…as Israel vows ‘stronger response’ against Iran

Sequel to the brewing conflict between Iran and Israel which has resulted to attacks, Government of the Federal Republic of Nigeria has urged the two countries to reflect on the universal commitment to peaceful resolution of conflicts.

In a Press Release signed by Francisca Omayuli, Spokesperson of the Ministry of Foreign Affairs, Nigerian government also said it joined other members of the International Community to call on the two warring nations to exercise restraint while diplomatic efforts were on top gear to ease tension and avoid wider conflict in the Middle East.

The release reads “The Federal Government of Nigeria joins other Members of the International Community to call on Iran and Israel to exercise restraint, as diplomatic efforts are ongoing to ease tension and avoid a wider conflict in the Middle East.

In this critical period, it behoves the two countries to reflect on the universal commitment to peaceful resolution of conflicts, for the advancement of global peace and security”

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Meanwhile, the Israeli military says 99% of the missiles and drones fired by Iran overnight were intercepted without hitting their targets. Iran said the assault was in response to a deadly attack on an Iranian diplomatic compound in Syria two weeks ago. Where this goes next from here depends in large part on how Israel decides to respond to last night’s attack.

Countries in the region and elsewhere, including those that deeply dislike the Iranian regime, have urged restraint.

Iran’s position is along the lines of: “Account settled, that is the end of the matter, do not hit back at us or we will mount a much stronger attack against you that you will not be able to ward off.”

But, Israel has already vowed “a significant response” and its government has often been called one of the most hardline in Israeli history.

It responded to the murderous Hamas-led attacks of 7 October on southern Israel within hours and then spent the next six months battering the Gaza Strip.

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Israel’s war cabinet is unlikely to leave this direct attack from Iran unanswered, however calibrated and limited its effect has been on the ground.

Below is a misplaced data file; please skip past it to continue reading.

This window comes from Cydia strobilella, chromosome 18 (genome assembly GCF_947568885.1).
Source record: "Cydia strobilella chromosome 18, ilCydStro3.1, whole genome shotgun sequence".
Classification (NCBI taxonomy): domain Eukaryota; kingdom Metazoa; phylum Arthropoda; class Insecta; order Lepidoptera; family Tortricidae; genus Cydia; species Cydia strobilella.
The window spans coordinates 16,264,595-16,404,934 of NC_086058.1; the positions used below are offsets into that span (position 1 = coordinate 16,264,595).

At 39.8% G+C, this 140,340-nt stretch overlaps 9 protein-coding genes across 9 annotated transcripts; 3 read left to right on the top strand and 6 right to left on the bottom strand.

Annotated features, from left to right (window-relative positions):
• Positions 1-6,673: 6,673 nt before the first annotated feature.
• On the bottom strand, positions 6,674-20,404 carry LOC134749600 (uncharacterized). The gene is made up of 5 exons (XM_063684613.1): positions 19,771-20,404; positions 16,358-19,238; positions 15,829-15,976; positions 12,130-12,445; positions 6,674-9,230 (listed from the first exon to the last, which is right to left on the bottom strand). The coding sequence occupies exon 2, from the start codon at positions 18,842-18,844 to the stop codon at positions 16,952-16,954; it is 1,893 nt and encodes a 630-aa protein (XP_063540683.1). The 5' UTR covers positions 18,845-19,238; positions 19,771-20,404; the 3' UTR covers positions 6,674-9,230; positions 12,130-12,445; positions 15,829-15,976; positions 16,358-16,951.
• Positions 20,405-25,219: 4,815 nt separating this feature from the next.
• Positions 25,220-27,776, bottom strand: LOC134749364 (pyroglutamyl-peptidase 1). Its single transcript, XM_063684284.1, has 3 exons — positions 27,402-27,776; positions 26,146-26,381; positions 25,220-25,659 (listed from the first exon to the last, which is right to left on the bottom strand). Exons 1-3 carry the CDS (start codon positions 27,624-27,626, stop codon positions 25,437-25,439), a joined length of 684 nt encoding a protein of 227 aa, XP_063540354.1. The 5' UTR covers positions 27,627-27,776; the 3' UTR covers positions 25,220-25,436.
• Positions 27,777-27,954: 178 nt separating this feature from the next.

So what are Israel’s options?
It could listen to its neighbours in the region and exercise what is known as “strategic patience”, holding off from responding in kind and instead continuing to target Iran’s proxy allies in the region such as Hezbollah in Lebanon or military supply sites in Syria, as it has been doing for years.

Israel could retaliate with a series of similar, carefully calibrated, long-range missile strikes, targeting only those missile bases from which Iran launched last night’s attack.

That would still be seen by Iran as an escalation, since it would be the first time Israel had attacked Iran directly, as opposed to hitting its proxy militias around the region. Or, Israel could choose to climb one more rung up the escalatory ladder, by broadening its possible response to include bases, training camps and command-and-control centres belonging to Iran’s powerful Revolutionary Guards Corps – the IRGC. Either of the latter two options risk prompting further retaliation by Iran.

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The key question here is whether this all drags in the US, leading to a full-scale shooting war between Iran and US forces in the region.

The US has military facilities in all six of the Gulf Arab states, as well as in Syria, Iraq and Jordan.
These could all become targets for Iran’s massive stockpile of ballistic and other missiles that it has managed to build up over the years, despite international sanctions.

Iran could also do something it has long threatened to do if attacked: it could try to close the strategically vital Strait of Hormuz, using mines, drones and fast attack craft, choking off nearly a quarter of the world’s oil supplies.

This is the nightmare scenario, dragging in the US and the Gulf states into a region-wide war, which many governments are now working around the clock to avoid.